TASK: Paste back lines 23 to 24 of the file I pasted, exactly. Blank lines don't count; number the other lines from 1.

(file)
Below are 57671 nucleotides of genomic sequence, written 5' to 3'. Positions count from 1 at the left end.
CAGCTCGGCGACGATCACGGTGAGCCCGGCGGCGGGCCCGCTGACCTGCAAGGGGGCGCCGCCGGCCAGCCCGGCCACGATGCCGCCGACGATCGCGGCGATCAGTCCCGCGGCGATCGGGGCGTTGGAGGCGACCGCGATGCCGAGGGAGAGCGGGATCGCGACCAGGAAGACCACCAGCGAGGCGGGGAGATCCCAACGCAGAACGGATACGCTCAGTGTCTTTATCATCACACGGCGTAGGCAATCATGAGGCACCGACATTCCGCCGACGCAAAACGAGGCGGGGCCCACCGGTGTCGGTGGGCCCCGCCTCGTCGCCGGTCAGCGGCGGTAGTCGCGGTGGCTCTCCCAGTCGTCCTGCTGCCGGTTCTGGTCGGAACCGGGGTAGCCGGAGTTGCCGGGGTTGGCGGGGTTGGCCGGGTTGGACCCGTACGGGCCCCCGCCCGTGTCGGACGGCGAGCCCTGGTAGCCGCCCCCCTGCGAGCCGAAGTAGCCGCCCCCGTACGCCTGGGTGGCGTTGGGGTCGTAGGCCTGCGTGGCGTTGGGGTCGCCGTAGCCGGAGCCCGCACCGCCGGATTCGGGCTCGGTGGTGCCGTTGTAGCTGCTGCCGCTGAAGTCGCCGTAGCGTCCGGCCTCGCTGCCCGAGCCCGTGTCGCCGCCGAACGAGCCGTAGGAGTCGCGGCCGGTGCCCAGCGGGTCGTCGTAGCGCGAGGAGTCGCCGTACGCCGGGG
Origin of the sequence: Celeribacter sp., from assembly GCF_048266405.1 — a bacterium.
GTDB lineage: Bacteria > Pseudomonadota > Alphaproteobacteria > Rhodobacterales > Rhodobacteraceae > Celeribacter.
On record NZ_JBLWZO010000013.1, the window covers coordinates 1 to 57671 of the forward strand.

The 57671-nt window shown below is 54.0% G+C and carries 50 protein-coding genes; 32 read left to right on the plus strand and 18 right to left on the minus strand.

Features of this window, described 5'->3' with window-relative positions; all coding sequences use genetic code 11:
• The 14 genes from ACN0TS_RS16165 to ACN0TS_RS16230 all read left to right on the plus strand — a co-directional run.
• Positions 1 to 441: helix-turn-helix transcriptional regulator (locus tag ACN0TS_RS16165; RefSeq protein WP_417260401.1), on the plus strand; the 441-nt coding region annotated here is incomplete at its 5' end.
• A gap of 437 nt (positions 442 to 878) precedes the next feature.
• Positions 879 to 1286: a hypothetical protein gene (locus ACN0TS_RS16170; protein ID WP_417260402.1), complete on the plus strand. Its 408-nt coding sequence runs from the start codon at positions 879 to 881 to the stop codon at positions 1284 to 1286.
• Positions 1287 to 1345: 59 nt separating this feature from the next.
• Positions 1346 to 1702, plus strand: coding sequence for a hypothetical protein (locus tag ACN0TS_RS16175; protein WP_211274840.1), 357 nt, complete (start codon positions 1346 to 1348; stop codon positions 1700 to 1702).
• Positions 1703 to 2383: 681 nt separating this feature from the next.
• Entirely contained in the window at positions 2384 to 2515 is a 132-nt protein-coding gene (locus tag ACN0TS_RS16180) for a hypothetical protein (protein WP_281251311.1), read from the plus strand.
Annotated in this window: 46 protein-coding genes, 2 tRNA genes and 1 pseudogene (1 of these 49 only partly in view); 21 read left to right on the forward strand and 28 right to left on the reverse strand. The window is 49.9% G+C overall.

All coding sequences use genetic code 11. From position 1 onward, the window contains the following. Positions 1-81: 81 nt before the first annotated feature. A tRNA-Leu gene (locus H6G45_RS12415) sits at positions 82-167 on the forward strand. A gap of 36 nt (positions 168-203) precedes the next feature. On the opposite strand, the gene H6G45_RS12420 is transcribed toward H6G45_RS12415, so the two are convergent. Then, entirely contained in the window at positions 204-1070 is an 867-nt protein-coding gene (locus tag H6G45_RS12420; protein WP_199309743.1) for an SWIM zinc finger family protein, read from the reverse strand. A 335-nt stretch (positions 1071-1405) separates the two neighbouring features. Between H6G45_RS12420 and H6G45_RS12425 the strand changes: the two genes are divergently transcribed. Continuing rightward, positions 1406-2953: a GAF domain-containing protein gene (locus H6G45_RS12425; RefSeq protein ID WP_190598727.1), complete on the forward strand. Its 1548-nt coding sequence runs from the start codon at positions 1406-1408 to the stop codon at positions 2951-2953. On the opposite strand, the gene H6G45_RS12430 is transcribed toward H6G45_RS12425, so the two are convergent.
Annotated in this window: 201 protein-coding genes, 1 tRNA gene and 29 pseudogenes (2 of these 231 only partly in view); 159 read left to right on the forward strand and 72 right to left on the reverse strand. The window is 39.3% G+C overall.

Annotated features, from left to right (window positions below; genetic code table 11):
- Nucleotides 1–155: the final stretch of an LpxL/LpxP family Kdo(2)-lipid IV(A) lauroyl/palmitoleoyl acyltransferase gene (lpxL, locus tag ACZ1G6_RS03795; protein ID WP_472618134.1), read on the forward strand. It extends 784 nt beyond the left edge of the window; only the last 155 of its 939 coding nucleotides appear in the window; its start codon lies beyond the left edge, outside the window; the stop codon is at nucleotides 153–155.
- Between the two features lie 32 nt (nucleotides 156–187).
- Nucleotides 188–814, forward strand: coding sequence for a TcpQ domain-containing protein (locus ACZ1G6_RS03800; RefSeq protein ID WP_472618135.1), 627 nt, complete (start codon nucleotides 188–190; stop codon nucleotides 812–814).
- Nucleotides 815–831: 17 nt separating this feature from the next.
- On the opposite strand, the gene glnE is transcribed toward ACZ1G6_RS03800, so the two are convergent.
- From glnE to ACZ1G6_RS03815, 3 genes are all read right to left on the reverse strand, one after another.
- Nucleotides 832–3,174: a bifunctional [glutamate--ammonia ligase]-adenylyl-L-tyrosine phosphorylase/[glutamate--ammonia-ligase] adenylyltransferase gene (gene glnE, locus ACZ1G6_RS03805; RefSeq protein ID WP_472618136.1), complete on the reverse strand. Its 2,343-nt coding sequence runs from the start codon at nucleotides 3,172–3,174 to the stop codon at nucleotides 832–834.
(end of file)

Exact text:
- Nucleotides 815–831: 17 nt separating this feature from the next.
- On the opposite strand, the gene glnE is transcribed toward ACZ1G6_RS03800, so the two are convergent.